Interview with IA & WFM Shohreh Bayat

by Tatiana Flores
6/10/2024 – In an exclusive interview for ChessBase, the international chess arbiter Shohreh Bayat sat down with international chess journalist Tatiana Flores to talk about how her life has changed since the hijab incident in 2020 and how she’s built a new one for herself in the UK. The 37 years old Iranian also looked back on her early successes as a chess player and gave interesting insights into the challenges of an arbiter’s job.

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Interview mit IA & WFM Shohreh Bayat

International Arbiter and Women’s FIDE Master Shohreh Bayat was born in 1987 in Rasht, Iran. When she was nine years old, Bayat started playing chess. She won her first international title in 1998 when she became Iranian Girls U12 Champion. Many other national victories followed in classical chess, rapid and blitz.

Bayat began her career as a FIDE chess arbiter at the age of 25, after which she became the first Grade A arbiter from Asia and a prominent arbiter in Iran. In 2020, while executing her role as the tournament’s chief arbiter at the Women's World Chess Championship in Shanghai, pictures that insinuated she was wearing her hijab wrong (and thus, not respecting the strict Islamic dress code she had to follow as an Iranian arbiter) reached Iran and generated great controversy. Bayat had to apply for asylum in the UK after refusing to apologize publicly—as the Chess Federation of Iran requested from her—for a wrong she didn’t commit. Bayat now lives in the UK and referees under the English flag since September 2020. Her husband now lives with her in England, while the rest of the family still lives in Iran.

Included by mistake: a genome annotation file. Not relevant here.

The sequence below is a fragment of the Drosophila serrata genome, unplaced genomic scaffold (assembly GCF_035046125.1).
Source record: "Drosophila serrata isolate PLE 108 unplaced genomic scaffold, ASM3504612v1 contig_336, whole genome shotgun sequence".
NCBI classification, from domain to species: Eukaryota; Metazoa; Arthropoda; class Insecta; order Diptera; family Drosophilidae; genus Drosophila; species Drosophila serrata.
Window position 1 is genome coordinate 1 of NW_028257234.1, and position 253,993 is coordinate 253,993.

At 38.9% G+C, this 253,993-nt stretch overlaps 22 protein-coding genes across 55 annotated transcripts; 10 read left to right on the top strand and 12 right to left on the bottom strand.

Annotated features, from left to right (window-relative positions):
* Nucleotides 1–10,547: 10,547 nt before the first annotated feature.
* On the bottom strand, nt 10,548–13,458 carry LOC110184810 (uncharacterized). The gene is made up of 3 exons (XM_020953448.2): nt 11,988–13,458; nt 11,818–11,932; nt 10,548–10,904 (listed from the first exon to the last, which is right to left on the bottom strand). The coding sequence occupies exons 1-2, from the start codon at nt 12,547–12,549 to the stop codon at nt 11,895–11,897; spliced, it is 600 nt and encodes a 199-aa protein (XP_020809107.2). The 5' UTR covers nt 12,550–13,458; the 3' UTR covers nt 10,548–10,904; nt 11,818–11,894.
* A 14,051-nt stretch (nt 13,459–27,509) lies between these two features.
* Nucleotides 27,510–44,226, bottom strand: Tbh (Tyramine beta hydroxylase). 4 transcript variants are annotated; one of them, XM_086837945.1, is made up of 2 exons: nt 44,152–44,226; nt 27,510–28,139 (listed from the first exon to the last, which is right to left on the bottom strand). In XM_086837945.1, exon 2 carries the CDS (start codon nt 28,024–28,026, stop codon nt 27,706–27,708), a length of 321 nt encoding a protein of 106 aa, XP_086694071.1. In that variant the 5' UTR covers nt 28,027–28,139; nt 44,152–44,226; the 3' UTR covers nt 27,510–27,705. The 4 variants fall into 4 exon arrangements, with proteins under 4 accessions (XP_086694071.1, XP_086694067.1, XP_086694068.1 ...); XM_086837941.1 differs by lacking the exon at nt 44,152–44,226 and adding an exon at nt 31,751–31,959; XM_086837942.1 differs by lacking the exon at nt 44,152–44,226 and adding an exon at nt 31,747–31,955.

Bayat’s ambitions and talents didn’t remain restricted to the world of chess, as in 2017 she became the first female General Secretary of the Iranian Sport Federation. Besides graduating with a Master's Degree in Natural Resources Engineering, Bayat has published several scientific articles in journals, as well as at the 1st International Conference of IALE-Iran.

The Iranian chess arbiter and player Shohreh Bayat has found a new home in the UK where she enjoys an environment full of diversity. | Photo: Lennart Ootes

Are you content living in the UK?

Yes, I am currently extremely happy living in the UK. One of the main reasons is its remarkable diversity. This diversity is incredibly important to me as it spans various aspects of life. I appreciate that people in the UK can freely express their identities, whether it's related to religion, gender, neurodiversity, or political views. The respect and acceptance of differences here are exemplary, making the UK a uniquely inclusive place to live. It's like experiencing the world within a single country, with people from all backgrounds coexisting harmoniously. This rich tapestry of cultures and perspectives is something I truly love about living in the UK.